Sunday, July 17, Ron & I set off on multiple trips into the Arizona backcountry. As I said in a prior post Ron has led and co-led some Arizona Highways photo workshops. My older son Aaron has said, much to my amusement, that I know every highway in California. That is not true, but Ron probably knows every highway in Arizona. He made a great guide.
One of our stops was the Hubbell Trading Post in Ganado, AZ. It is well worth the stop if you are in the area. The trading post was established in 1878. The family sold it in 1965 to the National Park Service and it is still going strong. Here are some outside views.
(click on photos to enlarge)
This is a wagon on display outside.
Being so close Ron and I had to go to Chinle, AZ. Chinle is the gateway to Canyon de Chelly. Canyon de Chelly, famous for its cliffs, caves, and ancient dwellings, is overseen by both the National Park Service and by the Navajo Nation.
This photo of the White House Ruin I shot in 2000. It is available in the purchase section. It was shot on Velvia transparency film with a Linhof 617 III Technorama Panoramic camera and a Schneider 90mm f/5.6 lens with a center neutral density filter. It has been cropped top & bottom. Of all my film cameras I both loved it and hated it, and I miss it the most.
The Linhof was completely mechanical. It shot a piece of film 2.25″ tall & 6.75″ wide. That is a 3:1 aspect ratio. One roll of 120 film would yield only 4 photos. The area covered by the lens was about 90 degrees from left to right, or if vertical from top to bottom. It had no shift or tilt feature, but that has been added as an option in recent years. The camera was very demanding. Everything had to be done just right or it didn’t work. Therefore each shot had to be set up perfectly as you were burning a lot of money no matter what happened.
Complicating things was the fact that this had a snap on view finder. If you didn’t have a ground glass in the film area for focusing before loading the film then closeups became a problem because of the parallax differential of the center of the lens to the center of the view finder. A few of you techies will understand and appreciate that.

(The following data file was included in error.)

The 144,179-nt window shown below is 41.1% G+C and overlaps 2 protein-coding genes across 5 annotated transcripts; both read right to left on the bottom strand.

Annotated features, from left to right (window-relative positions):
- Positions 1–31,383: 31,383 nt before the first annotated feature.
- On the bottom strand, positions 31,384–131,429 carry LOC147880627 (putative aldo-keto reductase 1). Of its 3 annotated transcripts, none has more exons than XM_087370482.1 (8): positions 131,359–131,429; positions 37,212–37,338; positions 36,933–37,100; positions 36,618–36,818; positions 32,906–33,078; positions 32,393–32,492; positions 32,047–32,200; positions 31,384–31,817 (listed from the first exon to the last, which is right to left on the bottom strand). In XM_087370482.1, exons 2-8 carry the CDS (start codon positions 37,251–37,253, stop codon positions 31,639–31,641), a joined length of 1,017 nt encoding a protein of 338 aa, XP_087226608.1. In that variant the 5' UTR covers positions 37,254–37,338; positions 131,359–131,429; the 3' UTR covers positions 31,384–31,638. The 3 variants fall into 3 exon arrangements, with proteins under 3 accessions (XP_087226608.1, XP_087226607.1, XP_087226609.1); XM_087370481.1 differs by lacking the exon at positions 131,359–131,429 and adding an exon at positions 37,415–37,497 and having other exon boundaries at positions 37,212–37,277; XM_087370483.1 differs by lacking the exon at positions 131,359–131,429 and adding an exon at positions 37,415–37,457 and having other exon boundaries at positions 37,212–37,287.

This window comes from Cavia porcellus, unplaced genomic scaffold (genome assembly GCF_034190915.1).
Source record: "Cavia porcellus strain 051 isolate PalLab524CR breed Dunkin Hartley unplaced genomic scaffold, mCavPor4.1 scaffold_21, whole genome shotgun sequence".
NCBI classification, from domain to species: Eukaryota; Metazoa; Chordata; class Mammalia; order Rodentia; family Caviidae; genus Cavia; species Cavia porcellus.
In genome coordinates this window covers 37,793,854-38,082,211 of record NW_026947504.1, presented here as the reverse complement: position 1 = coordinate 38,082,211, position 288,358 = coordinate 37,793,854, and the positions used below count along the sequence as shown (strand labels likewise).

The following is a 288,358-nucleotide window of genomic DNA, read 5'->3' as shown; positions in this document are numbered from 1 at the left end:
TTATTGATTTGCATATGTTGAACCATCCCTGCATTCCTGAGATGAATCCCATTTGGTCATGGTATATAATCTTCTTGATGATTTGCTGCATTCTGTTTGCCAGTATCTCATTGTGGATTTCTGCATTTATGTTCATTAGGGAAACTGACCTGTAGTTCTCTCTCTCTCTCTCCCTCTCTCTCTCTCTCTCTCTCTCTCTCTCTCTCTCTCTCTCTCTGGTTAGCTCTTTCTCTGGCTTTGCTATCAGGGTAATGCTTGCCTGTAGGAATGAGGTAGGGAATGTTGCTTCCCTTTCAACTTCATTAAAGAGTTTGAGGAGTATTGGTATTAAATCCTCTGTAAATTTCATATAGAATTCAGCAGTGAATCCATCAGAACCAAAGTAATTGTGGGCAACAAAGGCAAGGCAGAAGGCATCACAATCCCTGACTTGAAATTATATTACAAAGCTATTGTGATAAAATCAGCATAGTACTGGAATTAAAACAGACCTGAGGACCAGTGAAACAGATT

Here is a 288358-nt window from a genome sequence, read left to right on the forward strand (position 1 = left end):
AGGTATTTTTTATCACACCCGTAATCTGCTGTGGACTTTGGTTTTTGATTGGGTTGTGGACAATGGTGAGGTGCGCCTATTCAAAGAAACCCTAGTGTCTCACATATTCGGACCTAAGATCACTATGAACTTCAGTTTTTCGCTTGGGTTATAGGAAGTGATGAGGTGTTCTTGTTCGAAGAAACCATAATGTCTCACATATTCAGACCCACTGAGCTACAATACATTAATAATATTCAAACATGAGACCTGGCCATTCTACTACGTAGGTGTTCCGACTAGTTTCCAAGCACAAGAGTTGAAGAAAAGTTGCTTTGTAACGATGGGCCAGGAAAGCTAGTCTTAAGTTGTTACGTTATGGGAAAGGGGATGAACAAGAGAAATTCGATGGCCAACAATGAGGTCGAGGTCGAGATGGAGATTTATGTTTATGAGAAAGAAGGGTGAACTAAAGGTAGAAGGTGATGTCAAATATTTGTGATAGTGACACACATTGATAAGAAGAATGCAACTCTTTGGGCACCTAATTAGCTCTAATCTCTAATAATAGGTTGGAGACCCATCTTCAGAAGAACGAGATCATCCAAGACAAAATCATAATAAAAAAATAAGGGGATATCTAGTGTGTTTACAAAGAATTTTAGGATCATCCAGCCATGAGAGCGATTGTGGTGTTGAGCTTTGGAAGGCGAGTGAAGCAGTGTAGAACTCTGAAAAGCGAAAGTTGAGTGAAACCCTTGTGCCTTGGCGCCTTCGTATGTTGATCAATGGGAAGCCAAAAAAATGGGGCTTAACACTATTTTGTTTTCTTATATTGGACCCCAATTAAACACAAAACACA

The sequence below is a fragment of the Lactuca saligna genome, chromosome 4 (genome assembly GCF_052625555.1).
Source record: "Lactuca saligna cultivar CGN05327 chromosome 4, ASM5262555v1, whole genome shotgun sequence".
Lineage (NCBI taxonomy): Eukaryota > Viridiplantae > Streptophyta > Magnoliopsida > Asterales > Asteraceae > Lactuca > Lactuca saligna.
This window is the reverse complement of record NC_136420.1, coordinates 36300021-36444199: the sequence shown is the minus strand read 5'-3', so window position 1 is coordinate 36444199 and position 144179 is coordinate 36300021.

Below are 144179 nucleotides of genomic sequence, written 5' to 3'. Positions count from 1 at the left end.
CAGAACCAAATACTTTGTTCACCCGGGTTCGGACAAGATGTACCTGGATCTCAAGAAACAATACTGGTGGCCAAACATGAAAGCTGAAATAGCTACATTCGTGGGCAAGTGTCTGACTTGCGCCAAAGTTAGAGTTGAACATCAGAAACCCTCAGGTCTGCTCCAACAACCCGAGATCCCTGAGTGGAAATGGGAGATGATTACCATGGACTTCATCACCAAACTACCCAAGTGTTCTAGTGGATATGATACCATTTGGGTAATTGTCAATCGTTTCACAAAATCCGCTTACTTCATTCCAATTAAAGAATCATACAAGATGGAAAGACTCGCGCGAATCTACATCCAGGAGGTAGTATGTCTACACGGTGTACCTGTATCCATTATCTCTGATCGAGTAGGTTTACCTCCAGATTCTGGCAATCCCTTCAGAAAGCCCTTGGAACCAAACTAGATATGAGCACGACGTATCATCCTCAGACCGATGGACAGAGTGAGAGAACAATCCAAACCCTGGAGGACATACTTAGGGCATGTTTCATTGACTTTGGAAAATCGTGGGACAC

The transparency was scanned not long after it was developed. It translates far better into B&W than color.
This area of Arizona is also the southern entrance to the red sandstone Navajo country. Navajo sandstone, laid down ages ago, is still pretty much on a vertical plane. The immense amounts of time and pressure sometimes laminate and warp the sandstone into slightly wavy layers.
Throughout the thousands of square miles of the area the cliffs have become eroded by wind and water leaving numerous alcoves and caves, many with overhanging cliffs. In the last few thousand years many of these places were inhabited at one time or another. In places where the rock has become hardened you will see cliffs, mesas, towers, & spires left by the rock that eroded away. Monument Valley in southern Utah is a great place to see how the land has eroded into fantastic forms.
The prevailing color of the rock, light red, is pretty constant over this immense area, and glows in the setting sun. When wet the mud it forms is sticky. Despite many rainstorms traces of the mud were still on my tires days after I had left the area.
Here are a couple of other photos of the area. Both feature “Los Gigantes”, two giant mesas that dominate the local landscape. They seem to rise out of nowhere, being mostly surrounded by flat lands.
This is a panorama from two individual photos.
That’s all for now. The next posting will be about the Painted Desert and Petrified Forest National Park with one more posting after that before I run out of photos for a while.